Posted 29 June 2021

Gardens

Wildflower meadow restoration at Waddesdon

Waddesdon is investing in a more sustainable horticultural and garden management plan, replanting bulbs, using green manures and dedicating vast areas of the grounds to wildflower meadows.

Working to the legacy of Miriam Rothschild, the first woman trustee of the Natural History Museum, Waddesdon has been reducing the regular “in season” mowing of the formal gardens, and consequently wildflowers are flourishing. Even in a relatively short period, swathes of wildflowers have begun to reappear, transforming the lawns and attracting a diversity of birds and other wildlife.

The reduced use of ride-on mowers is also helping preserve the tree population on the 800 acres of parkland by lessening compaction of the tree root zone and allowing uncut vegetation to form a buffering layer against solar heat and dehydration.

However, wildflowers won’t compete with a very grass-rich meadow, and therefore yellow rattle (Rhinanthus minor) is sown in designated areas to reduce the vigour of the grass species, enabling wildflowers to naturally colonise. Using yellow rattle is the most natural method for wildflower management, and is used around the Waddesdon gardens.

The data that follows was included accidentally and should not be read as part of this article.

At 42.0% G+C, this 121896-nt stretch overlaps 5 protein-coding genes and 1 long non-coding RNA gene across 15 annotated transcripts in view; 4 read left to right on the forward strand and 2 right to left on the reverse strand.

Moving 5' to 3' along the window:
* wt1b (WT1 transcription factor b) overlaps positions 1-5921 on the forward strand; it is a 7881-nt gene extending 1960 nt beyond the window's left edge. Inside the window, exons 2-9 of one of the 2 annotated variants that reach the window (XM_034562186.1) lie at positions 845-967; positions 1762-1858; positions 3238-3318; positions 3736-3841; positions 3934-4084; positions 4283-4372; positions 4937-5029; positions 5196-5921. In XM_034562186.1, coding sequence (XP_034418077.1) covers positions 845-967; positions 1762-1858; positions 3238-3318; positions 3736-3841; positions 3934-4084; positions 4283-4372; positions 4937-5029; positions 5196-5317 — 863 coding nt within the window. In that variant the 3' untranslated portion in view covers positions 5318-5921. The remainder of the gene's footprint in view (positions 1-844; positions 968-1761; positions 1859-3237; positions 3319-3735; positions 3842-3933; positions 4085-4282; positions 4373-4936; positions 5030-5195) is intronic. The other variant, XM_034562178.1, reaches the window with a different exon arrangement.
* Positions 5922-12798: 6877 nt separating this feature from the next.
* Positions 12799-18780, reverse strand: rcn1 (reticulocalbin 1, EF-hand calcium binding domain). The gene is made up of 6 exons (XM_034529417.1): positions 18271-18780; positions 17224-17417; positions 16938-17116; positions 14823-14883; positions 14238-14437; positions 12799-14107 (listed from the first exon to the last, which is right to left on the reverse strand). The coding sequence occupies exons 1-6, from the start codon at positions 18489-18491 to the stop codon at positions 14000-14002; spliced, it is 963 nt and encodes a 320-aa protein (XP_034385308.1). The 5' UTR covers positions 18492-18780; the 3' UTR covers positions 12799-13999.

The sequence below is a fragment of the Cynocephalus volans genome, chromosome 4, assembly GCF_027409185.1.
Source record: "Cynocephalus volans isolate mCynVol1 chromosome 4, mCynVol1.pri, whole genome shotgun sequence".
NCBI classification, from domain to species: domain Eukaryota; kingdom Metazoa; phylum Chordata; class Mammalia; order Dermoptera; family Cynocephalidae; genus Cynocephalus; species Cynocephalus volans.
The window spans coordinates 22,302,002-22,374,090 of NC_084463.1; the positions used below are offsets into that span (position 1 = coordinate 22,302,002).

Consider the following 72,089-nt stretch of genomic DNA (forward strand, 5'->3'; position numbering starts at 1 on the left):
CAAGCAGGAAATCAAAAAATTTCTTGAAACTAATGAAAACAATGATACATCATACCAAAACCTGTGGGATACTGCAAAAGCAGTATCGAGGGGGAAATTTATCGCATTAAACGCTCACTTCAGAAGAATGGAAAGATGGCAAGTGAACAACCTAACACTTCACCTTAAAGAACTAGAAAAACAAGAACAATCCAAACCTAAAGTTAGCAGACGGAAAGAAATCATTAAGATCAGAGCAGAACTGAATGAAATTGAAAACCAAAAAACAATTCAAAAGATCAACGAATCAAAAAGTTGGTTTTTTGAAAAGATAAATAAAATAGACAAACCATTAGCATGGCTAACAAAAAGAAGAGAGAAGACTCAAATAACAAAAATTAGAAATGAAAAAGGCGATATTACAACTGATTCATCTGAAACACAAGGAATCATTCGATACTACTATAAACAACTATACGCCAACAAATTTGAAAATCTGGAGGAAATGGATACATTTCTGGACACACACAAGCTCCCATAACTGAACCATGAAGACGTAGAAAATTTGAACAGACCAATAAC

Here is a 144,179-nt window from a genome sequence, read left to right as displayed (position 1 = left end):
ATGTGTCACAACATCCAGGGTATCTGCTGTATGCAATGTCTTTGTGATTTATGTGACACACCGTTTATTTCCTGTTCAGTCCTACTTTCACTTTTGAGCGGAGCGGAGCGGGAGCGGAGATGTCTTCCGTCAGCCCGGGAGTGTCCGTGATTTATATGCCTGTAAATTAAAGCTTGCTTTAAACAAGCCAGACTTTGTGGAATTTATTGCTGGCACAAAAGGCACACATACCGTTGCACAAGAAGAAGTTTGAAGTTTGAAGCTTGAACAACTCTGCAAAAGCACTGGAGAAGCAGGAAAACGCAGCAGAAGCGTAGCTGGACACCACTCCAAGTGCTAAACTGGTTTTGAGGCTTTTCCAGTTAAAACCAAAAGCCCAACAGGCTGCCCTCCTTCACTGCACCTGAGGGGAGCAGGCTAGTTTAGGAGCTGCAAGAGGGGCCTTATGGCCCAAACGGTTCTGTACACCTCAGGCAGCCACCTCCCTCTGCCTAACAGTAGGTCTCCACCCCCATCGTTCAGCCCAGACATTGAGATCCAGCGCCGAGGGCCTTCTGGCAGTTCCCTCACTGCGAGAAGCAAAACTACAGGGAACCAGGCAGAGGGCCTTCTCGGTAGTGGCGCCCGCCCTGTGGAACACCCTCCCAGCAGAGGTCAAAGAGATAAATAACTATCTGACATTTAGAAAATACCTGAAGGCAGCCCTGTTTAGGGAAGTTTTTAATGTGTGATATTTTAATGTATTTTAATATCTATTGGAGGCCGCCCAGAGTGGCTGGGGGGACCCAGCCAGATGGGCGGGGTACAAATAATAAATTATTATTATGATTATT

Head of Gardens at Waddesdon, Mike Buffin, said, ‘our primary aim is to undertake practices that enable gardening and nature conservation to work in harmony. Simple steps, such as reducing the level of intensive mowing each spring and summer has already resulted in the appearance of a range of rare wildflower species, including orchids and the showy Saxifraga granulate, and has boosted ecosystem resilience, consequently resulting in a healthier garden.

Around 70% of our machinery is also now electric, meaning they are quieter, safer to use and they release virtually no emissions.’

Gardener trimming hedge on the Parterre
Gardener trimming hedge on the Parterre

Elsewhere, the formal parterre and Aviary gardens have been planted with green manures, allowing for deep mulching once the foliage dies back, while the decision to forego the usual twice-yearly bedding change in the Aviary gardens has not only enabled visitors to enjoy the blooms which occurred behind closed doors during lockdown in 2020, but also gave the plants an extended life. These bulbs will then be replanted in the parterre for spring 2022, significantly reducing waste and bringing a burst of colour to another area of the garden.